I’m lucky about one thing, which is that I have people in my life who want me to speak up. People who listen when I do. People who encourage me to eat pie, as well as to write poetry. And so, while I started this essay wanting to write about work, and success, I am also writing about community -- the kind of community that values women’s gifts, that encourages them to grow rather than to shrink, that forms them in the kind of humble pride that exists between those excessive extremes.

For the time being, I just want to say thank you for reading. Thank you for being the audience I never expected to have. Thank you for helping me learn pride in a world that would rather I feel shame, and for giving me the chance to say I am working hard for this, and it is worth it.

Tuesday, December 10, 2013

Michelle Bares Arms and Bakes Cookies: So What?

I am humbled and grateful to introduce today's guest post from the brilliant Emma Akpan, a fellow Duke Divinity School graduate. Emma Akpan is an activist and minister living in Raleigh, NC. When not writing about women or repro health, Emma enjoys the gym and Netflix. Emma doesn't think time should be wasted spending sunny days inside or eating bad food.

When Michelle Obama burst by Barak Obama’s side in 2007, announcing her husband’s presidential bid, feminists everywhere, black and white, expected her to roll up her designer sleeves revealing well-toned arms and be our champion. She was going to influence equal pay, she was going to stop violence against women, she was going to break all glass ceilings for all of us. In 2008, she told someone that “for the first time, I was not proud of my county,” and was heavily criticized by right-winged media. She was called Barack’s “baby mama,” a derogatory term for mothers who are no longer in a relationship with their co-parents. They labeled her as “fierce” and “angry.” So naturally, to protect herself, she toned it down a bit. She picked a rather benign subject, healthy living and fitness, and focused on raising her daughters. Although she was still criticized by mostly the right media for forcing children to give up their sweets and goodies, the racialized criticism has waned.

But feminists continued to criticize her. In a recent Politico article, Michelle Cottle accused Michelle Obama of “Leaning Out”, in reference to Sheryl Sandberg, COO of Facebook, push for women to lean into their careers and leadership. Because Michelle focuses on issues related to domesticity and motherhood, healthy living and exercise, she became a “feminist nightmare.” Because, of course, it is blasphemy for anyone to call themselves a feminist and prefer motherhood over making edgy career choices.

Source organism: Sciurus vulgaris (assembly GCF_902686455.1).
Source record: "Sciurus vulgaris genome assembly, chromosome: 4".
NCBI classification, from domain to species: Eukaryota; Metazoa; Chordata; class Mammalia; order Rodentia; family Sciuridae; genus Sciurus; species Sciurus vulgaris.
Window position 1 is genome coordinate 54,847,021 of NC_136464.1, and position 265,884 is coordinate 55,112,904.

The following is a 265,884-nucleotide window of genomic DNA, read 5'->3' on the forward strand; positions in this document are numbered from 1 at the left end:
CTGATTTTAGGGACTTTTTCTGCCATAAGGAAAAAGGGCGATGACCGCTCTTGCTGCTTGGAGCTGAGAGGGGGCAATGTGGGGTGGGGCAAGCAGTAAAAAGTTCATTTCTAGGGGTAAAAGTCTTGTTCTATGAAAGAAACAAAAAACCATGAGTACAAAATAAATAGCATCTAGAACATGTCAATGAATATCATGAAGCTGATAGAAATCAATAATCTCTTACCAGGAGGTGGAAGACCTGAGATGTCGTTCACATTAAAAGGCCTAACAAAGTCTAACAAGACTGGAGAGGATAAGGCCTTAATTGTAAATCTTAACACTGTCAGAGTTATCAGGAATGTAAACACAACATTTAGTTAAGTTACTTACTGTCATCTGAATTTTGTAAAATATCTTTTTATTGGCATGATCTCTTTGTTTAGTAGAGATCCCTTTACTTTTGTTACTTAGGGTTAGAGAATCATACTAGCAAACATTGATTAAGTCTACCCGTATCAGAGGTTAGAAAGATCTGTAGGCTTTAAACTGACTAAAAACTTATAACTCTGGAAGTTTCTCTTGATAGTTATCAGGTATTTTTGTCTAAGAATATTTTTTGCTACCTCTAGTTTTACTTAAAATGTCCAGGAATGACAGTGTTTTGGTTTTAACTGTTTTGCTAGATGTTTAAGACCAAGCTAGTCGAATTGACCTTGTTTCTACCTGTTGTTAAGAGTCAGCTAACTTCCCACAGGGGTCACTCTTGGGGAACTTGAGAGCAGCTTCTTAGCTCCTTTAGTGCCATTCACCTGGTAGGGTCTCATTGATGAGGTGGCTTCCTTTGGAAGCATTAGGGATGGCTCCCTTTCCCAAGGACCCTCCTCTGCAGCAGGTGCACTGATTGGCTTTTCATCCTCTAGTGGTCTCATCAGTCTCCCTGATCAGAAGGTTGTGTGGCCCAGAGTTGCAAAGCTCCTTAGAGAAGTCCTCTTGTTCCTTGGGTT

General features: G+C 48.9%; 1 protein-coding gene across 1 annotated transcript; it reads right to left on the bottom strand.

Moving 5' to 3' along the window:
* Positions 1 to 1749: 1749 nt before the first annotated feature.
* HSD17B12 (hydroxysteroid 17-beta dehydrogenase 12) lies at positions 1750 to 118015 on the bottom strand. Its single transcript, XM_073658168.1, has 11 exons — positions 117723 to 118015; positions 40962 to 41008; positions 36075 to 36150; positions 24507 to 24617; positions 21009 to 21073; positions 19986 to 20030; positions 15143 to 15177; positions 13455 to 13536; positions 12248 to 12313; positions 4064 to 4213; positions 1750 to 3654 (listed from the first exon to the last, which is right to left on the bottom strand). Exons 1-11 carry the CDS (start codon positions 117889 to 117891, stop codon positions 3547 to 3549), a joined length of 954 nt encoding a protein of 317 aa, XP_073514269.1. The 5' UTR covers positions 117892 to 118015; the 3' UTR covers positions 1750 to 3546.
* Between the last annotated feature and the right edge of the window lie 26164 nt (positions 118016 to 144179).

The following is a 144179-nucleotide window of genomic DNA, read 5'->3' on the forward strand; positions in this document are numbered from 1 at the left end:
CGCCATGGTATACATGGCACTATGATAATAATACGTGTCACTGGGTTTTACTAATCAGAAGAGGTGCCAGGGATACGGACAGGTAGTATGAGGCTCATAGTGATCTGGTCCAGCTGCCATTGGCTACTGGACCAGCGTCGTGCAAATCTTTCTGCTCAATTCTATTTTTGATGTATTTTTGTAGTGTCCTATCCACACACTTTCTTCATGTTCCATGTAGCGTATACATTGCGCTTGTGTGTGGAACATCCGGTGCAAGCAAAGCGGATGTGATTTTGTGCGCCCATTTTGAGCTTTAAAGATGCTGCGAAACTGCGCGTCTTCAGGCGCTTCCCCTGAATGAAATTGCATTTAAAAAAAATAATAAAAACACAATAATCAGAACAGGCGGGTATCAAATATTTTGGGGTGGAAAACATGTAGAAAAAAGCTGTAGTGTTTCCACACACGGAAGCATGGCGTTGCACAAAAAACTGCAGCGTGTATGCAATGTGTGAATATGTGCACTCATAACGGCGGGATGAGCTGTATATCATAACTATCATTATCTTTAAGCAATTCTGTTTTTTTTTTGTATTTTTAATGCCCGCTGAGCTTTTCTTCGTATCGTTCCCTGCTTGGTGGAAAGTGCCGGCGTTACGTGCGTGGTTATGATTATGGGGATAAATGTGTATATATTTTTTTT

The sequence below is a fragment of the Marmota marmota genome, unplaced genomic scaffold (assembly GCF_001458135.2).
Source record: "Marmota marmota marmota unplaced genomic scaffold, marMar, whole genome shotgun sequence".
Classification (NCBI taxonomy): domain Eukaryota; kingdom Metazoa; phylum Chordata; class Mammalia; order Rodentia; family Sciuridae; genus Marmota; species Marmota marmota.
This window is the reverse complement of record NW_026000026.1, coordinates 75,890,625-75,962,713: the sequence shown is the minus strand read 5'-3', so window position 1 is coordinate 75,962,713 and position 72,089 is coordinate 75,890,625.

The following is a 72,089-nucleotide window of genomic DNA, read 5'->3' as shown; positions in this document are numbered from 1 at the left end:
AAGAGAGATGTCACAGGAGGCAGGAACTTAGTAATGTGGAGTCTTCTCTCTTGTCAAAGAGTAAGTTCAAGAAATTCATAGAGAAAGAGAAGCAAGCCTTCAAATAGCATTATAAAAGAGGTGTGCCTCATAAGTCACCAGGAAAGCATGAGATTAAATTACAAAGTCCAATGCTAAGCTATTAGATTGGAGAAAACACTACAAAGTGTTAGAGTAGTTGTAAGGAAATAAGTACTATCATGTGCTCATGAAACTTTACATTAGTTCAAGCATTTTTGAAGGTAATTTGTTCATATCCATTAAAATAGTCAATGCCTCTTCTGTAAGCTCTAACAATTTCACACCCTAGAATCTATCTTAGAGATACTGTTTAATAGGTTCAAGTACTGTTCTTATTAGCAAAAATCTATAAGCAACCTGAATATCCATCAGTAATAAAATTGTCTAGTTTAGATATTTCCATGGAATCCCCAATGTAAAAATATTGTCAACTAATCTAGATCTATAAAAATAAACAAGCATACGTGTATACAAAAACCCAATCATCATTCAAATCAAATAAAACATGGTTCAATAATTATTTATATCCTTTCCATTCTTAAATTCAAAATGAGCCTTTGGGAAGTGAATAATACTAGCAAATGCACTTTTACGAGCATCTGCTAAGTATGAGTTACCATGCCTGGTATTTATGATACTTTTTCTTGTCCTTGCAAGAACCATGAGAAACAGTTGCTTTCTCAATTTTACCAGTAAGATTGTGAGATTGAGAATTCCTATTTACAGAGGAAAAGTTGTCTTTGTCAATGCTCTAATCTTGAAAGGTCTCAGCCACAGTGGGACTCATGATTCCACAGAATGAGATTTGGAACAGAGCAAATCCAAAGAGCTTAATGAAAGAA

But let’s nuance Michelle Obama’s choices here. True, she didn’t enter the White House with her boxing gloves her publicly introducing policy. She didn’t choose a particularly tough issue as her pet cause. But she did something revolutionary for Black women -- she made the choice to be a mother.

Historically, Black mothers have not had the luxury of keeping a home and primarily raising their children. During slavery, Black mothers nursed white babies, prepared meals for their white slaveholders, cleaned the slaveholders yard, or if they worked in the fields, endured long hours outdoors through forced labor. After Emancipation, not much had changed. Black mothers were expected to work as primary breadwinners of their homes. Their Black male partners did not make enough to maintain a roof over their heads and food for their children, so two incomes were always necessary. Black women didn’t have the choice of staying home and doing what Michelle Obama does -- gardening, baking cookies, and making sure her presidential daughters have a well-rounded education and as normal a life as possible.

Oh, we know Michelle is qualified. Most of us can recite her credentials like a litany. Undergraduate from Princeton, J.D. from Harvard, young associate at a law firm where she met Barack, and years of activism to follow. Yes, she is more than qualified to influence policy.  Yet now, as her husband is president, she has an opportunity to make her daughters a priority. She chose a subject to help other mothers, of all colors, to keep their children healthy as she has chosen to do. There are so many mothers who desperately want to do this for their children. They want to provide healthy home cooked meals so important for their physical and mental growth They want their children to lead a lifestyle that will be the foundation for their careers. But so many mothers also must work 12 – 14 hour days, most of the time taking multiple jobs just to keep a roof over their heads.